This study examined the relationship between students' (N = 229) concepts of size and scale and students' achievement in science and mathematics over a 3-year period. Size and scale are considered one of the big ideas in science that permeates disparate science and mathematics content areas, yet little is known about the relationship between students' conceptualization of size and scale and students' achievement in science and mathematics. The study used a modified panel longitudinal design to follow the same class of students over a 3-year period. The goal was to explore whether understandings of size and scale are related to achievement in mathematics and science. Results indicated a strong positive significant relationship existed between students' understanding of size and scale and students' science achievement in grades 5 and 8. There was a positive significant relationship between students' concepts of size and scale and students' mathematics achievement in grades 5, 6, 7, and 8. An examination of the relationships is included as well as a discussion of the integration of crosscutting concepts into science and mathematics instruction as a way to support deep learning.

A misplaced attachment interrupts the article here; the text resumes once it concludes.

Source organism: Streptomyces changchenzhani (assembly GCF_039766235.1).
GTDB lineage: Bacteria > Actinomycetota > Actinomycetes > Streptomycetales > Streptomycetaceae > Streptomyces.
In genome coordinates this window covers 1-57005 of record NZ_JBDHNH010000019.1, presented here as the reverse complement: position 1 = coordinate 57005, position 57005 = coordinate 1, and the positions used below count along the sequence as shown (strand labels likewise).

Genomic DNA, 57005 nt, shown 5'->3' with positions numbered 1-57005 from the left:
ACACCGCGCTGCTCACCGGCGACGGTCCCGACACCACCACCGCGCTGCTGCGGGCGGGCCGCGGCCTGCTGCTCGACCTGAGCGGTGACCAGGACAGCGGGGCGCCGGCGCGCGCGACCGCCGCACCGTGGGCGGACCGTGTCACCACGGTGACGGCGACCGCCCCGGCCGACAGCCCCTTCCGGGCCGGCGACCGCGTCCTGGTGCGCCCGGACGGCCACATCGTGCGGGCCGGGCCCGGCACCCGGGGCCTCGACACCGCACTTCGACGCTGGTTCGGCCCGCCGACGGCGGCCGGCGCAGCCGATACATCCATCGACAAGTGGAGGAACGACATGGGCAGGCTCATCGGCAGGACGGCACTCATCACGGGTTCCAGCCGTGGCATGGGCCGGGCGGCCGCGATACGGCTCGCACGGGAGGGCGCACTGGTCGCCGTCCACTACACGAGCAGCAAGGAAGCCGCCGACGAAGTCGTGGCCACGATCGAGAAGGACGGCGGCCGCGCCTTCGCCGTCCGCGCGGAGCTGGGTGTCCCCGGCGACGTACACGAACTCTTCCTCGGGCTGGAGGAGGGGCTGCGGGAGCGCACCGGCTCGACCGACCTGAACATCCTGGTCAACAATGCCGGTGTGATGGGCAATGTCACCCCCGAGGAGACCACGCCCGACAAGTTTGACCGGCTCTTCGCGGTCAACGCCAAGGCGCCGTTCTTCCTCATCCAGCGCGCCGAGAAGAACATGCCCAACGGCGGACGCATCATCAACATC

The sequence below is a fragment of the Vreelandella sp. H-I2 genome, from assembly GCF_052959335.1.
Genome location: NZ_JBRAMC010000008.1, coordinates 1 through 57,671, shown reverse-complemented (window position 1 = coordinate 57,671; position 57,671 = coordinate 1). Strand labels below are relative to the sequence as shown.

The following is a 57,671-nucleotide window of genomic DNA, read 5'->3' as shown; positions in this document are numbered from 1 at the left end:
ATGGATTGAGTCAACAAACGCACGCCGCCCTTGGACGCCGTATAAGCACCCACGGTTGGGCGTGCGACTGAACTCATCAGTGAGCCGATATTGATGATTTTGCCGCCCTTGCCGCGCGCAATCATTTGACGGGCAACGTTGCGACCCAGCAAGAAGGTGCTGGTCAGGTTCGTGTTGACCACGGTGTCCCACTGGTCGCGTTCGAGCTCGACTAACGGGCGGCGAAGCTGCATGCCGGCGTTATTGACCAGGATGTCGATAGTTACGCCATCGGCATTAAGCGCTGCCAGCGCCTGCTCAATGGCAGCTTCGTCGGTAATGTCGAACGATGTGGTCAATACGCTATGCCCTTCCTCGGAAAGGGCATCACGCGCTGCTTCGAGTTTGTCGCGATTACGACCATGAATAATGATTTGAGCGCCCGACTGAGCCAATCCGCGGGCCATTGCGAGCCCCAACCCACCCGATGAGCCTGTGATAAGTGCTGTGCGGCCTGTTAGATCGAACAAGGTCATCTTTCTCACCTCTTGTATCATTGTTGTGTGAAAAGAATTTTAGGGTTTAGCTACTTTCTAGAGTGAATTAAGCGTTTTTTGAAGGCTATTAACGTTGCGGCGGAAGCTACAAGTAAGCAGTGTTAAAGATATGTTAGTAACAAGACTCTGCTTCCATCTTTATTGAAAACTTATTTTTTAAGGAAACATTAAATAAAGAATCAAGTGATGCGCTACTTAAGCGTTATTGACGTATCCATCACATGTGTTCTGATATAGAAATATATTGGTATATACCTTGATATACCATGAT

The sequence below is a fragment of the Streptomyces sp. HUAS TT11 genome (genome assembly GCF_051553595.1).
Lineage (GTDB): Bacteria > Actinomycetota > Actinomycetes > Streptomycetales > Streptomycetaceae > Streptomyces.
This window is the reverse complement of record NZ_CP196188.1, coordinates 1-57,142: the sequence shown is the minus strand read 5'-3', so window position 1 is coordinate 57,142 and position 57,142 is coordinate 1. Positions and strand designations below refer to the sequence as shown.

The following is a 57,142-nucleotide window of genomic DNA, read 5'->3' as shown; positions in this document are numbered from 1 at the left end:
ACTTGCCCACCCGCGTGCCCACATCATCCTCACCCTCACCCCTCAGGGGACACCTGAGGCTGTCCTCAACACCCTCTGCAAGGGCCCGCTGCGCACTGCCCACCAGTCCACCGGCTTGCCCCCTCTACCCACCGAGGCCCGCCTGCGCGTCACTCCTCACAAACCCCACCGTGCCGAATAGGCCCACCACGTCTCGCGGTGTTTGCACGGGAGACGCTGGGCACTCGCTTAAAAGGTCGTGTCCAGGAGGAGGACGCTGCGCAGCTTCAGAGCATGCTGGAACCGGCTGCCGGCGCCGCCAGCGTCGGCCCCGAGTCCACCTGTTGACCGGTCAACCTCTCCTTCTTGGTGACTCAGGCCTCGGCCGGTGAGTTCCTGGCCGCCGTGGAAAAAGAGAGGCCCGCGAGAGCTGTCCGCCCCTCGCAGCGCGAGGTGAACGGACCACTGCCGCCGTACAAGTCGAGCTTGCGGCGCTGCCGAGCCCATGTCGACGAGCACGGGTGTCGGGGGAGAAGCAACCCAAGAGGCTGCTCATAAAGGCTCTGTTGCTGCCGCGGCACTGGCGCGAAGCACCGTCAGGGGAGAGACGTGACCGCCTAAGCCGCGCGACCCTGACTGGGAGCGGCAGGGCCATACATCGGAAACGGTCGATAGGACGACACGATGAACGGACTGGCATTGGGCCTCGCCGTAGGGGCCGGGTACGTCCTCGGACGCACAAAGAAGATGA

- crosscutting concepts